With the release of his new solo album, ‘2’, DAF man Gabi Delgado talks about his days as a Düsseldorf punk, his dislike of analogue synthesis, and how his recent move to Spain has re-energised his creative drive
It’s a warm autumn evening in Andalusia. Chickens are clucking, dogs are growling at shadows, and the sun is slowly setting over Gabi Delgado’s back yard. He takes a swig from a bottle of Coke, lights a cigarette, exhales deeply, and promptly begins complaining about modern music.
“Give me 100 electronic tracks and I’ll bet that the bass drums come in at either bar 17 or bar 33. It’s all so obvious. An important essence of music is to make people lose control. It ties in with ancient societies and rituals, where you have people getting put into a trance and losing it through music. I think it’s a function of music to make people experience other things, outside of normality and reality, just through feeling and dancing.”
Delgado has just released ‘2’, a new solo album chock-a-block with the characteristically brutal rhythms that have dominated his work since forming Deutsch Amerikanische Freundschaft with Robert Görl in 1978. The album consists of 32 tracks – 40 if you’re a member of Delgado’s music club – and arrives hot on the heels of 2014’s ‘1’ and the download albums ‘X’ and ‘Club Worx’. Which brings the total number of tracks released by Delgado in the last two years to more than 80, a prodigious body of work that puts many other creative souls to shame.
“There are a few reasons for that,” explains Delgado. “The first is simple – I want to give people value for money. I get fed up when CDs have just 10 tracks, especially when I know that eight of those are there to fill the fucking album. The second reason is that it’s a statement. There’s a general tendency – in society, in economics, in politics, in art, even in people’s private lives – to not give everything. Austerity is a principle I don’t like at all. People are not able or prepared to give everything today, but I like to give everything.
“There’s also an artistic reason, which is that a lot of the time I like to discharge everything I have in my head in order to be able to start new things. That’s done now. Now I have room for new ideas, new tracks, new things.”
DAF were a product of the late 1970s Düsseldorf punk scene. Whereas UK punk was rooted in social angst and political disenchantment, Düsseldorf’s punk movement, like that of New York, arose from a much more artistic aesthetic.
“Düsseldorf was a rich city, a very rich city, one of the richest cities in Germany,” says Gabi Delgado. “All the old industries – steel and mining – were still running and the offices and the profits for those companies were in Düsseldorf, so lots of families had a high standard of living. The kids could afford guitars and synthesisers and home studios, which in those days were very expensive. On the other hand, there was also a strong arts scene. Joseph Beuys was teaching at the Kunstakademie Düsseldorf, for instance, which is one of the leading arts schools in Germany.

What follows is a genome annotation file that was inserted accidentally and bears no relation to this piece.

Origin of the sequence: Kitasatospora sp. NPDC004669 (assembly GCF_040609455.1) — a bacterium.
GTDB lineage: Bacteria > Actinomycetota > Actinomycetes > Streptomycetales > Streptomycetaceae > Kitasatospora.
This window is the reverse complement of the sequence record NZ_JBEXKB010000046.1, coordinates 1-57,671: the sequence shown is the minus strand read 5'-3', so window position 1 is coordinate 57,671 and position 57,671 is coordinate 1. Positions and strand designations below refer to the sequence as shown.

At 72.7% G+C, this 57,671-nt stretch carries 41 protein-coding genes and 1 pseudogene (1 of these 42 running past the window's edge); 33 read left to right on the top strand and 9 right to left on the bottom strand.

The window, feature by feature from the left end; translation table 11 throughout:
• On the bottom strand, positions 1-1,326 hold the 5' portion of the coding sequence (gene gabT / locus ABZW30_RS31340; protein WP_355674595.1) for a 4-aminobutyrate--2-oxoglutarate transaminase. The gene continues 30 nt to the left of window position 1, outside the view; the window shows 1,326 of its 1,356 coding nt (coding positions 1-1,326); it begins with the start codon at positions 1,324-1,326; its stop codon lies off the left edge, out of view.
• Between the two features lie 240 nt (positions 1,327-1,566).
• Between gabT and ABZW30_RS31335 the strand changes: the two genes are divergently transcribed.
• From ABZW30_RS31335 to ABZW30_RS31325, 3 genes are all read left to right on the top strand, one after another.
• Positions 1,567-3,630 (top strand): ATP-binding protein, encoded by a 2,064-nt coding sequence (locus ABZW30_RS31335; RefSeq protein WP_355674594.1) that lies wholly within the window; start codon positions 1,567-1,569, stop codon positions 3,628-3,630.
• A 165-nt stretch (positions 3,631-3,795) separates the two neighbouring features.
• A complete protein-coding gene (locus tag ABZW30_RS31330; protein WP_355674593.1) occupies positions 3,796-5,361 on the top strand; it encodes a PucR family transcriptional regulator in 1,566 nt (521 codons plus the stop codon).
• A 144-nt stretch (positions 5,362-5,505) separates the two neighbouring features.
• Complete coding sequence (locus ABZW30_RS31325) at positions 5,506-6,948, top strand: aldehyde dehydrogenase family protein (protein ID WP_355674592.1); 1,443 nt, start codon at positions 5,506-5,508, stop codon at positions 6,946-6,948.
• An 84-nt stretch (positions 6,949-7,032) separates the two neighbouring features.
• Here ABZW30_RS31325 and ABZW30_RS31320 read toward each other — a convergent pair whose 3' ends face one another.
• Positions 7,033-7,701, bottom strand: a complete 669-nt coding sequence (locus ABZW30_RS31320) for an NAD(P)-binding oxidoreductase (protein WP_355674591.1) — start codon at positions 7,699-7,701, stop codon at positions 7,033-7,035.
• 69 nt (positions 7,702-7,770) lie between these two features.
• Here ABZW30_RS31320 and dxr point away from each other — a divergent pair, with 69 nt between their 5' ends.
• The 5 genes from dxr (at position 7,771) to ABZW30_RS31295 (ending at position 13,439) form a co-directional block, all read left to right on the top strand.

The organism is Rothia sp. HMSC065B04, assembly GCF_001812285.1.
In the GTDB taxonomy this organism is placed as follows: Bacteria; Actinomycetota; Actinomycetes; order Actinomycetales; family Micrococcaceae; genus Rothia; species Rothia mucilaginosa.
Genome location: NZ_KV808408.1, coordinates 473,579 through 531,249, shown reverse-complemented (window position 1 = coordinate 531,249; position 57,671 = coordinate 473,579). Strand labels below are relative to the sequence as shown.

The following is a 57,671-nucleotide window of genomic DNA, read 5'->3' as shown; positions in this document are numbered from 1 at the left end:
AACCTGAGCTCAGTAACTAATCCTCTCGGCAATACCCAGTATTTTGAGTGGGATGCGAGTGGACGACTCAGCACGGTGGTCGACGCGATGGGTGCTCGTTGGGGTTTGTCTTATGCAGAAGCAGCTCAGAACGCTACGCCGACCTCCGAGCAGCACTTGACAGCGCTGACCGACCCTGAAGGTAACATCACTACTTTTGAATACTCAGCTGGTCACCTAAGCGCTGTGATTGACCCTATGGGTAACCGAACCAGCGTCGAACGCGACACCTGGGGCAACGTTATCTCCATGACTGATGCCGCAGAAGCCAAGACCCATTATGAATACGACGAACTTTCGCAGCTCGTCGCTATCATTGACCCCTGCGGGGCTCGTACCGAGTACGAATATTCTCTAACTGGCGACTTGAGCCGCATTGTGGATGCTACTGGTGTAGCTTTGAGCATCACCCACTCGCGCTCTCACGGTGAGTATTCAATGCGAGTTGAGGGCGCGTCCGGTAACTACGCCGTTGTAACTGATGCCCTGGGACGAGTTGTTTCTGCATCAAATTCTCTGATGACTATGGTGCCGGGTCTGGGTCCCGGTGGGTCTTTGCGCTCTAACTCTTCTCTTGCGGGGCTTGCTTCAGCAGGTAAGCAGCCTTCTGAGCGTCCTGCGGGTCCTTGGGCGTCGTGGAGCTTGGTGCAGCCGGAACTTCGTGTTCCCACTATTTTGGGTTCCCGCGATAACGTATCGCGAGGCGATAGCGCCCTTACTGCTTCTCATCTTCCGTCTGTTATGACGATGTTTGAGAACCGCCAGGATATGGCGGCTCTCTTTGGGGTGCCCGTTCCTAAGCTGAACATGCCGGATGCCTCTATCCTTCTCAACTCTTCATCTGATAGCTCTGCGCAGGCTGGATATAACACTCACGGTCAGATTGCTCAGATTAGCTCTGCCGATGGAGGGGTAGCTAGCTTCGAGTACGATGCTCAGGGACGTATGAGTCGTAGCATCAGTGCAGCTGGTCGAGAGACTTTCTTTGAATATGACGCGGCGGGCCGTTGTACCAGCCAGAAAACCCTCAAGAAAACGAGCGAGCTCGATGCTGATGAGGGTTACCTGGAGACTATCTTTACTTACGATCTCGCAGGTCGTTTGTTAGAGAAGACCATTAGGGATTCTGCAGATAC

“At that time, everybody in that whole area who wanted to go out had to go to Düsseldorf. There were better discotheques, better clubs and better bars, so it was a real melting pot. And the kids in Düsseldorf were always looking out for what was new. They were the first to discover punk in Germany, apart from the Berliners. There was a club in Düsseldorf called Ratinger Hof, and in 1976 it became our meeting point for the punk movement.
“It was a nothing place, with no particular style, but it was rough enough. The owner of the club was Carmen, who was the wife of the famous German painter Imi Knoebel, and she decided to give the punks this space. They put up some neon lights, so it wasn’t too dark and it also wasn’t too hippy. It was a totally open scene, it wasn’t about who you were or where you were from, so very soon the students from the arts academy came to the Ratinger Hof too. For us, it was like the Cabaret Voltaire was for Dada. It became a beacon for what was going on in our punk scene.”
Despite being smitten with punk, Delgado wasn’t a fan of rock ’n’ roll. Or guitars.
“Punk had this fresh, new, radical energy and I couldn’t understand why it was based around such old instruments,” he says. “You can’t do much with a guitar, especially if you can’t play it. For me, a band like The Ramones was just one big, endless song. It fell to us to put the synthesiser in the middle of that – and that was beginning of Deutsch Amerikanische Freundschaft. The music DAF played still had rock ’n’ roll harmonies, which linked it to punk – punk was just badly played rock ’n’ roll, after all – but we were using electronic machines not guitars.”
During his pre-punk days, Delgado had been schooled in disco music, Giorgio Moroder especially, as well as P-Funksters Parliament and the more jazzy Weather Report.
“So I knew there were more interesting and wider possibilities for music than just the dum-dum-dum of punk,” he offers.
Around the same time, he began to become more aware of Germany’s own electronic music tradition, discovering bands like Neu! and Tangerine Dream. But he wasn’t so keen on Kraftwerk.
“Kraftwerk were not accepted in the Düsseldorf punk scene at all,” he laughs. “The punks saw these guys with their ties and they knew they were from the other side of the Rhine. The left side of the river is very chic and posh, and Kraftwerk were always going around there wearing their ties, drinking milk drinks in this bar called Milk Bar 2000. The punks thought Kraftwerk were posh arsholes. It wasn’t until much later, in the early 80s, that they started being celebrated. But in the punk days, no way.”